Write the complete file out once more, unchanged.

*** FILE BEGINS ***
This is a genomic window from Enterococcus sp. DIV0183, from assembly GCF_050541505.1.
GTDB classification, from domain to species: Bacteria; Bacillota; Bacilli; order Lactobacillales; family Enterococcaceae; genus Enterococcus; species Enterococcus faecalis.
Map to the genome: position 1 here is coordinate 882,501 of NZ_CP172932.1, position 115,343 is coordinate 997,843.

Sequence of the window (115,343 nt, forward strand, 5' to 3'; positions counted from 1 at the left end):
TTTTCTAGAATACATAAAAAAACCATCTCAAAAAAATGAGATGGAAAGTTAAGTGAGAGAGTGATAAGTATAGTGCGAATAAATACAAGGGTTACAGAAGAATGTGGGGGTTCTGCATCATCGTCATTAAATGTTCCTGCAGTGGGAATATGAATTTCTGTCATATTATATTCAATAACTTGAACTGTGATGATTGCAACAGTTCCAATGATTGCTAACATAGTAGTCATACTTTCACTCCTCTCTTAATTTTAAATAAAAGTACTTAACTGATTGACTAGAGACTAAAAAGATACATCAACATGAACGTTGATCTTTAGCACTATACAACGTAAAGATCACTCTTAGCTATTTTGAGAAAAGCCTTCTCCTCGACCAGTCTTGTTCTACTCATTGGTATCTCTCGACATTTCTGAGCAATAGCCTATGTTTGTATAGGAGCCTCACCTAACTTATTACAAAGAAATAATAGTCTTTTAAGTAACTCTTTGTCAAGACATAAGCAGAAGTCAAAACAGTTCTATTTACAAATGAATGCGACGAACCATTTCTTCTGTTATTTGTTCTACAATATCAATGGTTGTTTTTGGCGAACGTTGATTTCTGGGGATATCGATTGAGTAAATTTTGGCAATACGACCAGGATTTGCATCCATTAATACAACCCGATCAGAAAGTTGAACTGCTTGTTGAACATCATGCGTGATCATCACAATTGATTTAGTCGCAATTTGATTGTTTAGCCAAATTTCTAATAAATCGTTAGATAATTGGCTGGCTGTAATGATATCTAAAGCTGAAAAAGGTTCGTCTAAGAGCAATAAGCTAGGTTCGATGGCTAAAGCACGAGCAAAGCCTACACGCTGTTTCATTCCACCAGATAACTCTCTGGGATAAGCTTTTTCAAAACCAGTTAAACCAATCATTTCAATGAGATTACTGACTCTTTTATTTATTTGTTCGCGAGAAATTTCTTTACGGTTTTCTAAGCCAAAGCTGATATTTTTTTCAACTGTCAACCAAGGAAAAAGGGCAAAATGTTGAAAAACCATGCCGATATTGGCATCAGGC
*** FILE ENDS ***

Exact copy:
This is a genomic window from Enterococcus sp. DIV0183, from assembly GCF_050541505.1.
GTDB classification, from domain to species: Bacteria; Bacillota; Bacilli; order Lactobacillales; family Enterococcaceae; genus Enterococcus; species Enterococcus faecalis.
Map to the genome: position 1 here is coordinate 882,501 of NZ_CP172932.1, position 115,343 is coordinate 997,843.

Sequence of the window (115,343 nt, forward strand, 5' to 3'; positions counted from 1 at the left end):
TTTTCTAGAATACATAAAAAAACCATCTCAAAAAAATGAGATGGAAAGTTAAGTGAGAGAGTGATAAGTATAGTGCGAATAAATACAAGGGTTACAGAAGAATGTGGGGGTTCTGCATCATCGTCATTAAATGTTCCTGCAGTGGGAATATGAATTTCTGTCATATTATATTCAATAACTTGAACTGTGATGATTGCAACAGTTCCAATGATTGCTAACATAGTAGTCATACTTTCACTCCTCTCTTAATTTTAAATAAAAGTACTTAACTGATTGACTAGAGACTAAAAAGATACATCAACATGAACGTTGATCTTTAGCACTATACAACGTAAAGATCACTCTTAGCTATTTTGAGAAAAGCCTTCTCCTCGACCAGTCTTGTTCTACTCATTGGTATCTCTCGACATTTCTGAGCAATAGCCTATGTTTGTATAGGAGCCTCACCTAACTTATTACAAAGAAATAATAGTCTTTTAAGTAACTCTTTGTCAAGACATAAGCAGAAGTCAAAACAGTTCTATTTACAAATGAATGCGACGAACCATTTCTTCTGTTATTTGTTCTACAATATCAATGGTTGTTTTTGGCGAACGTTGATTTCTGGGGATATCGATTGAGTAAATTTTGGCAATACGACCAGGATTTGCATCCATTAATACAACCCGATCAGAAAGTTGAACTGCTTGTTGAACATCATGCGTGATCATCACAATTGATTTAGTCGCAATTTGATTGTTTAGCCAAATTTCTAATAAATCGTTAGATAATTGGCTGGCTGTAATGATATCTAAAGCTGAAAAAGGTTCGTCTAAGAGCAATAAGCTAGGTTCGATGGCTAAAGCACGAGCAAAGCCTACACGCTGTTTCATTCCACCAGATAACTCTCTGGGATAAGCTTTTTCAAAACCAGTTAAACCAATCATTTCAATGAGATTACTGACTCTTTTATTTATTTGTTCGCGAGAAATTTCTTTACGGTTTTCTAAGCCAAAGCTGATATTTTTTTCAACTGTCAACCAAGGAAAAAGGGCAAAATGTTGAAAAACCATGCCGATATTGGCATCAGGC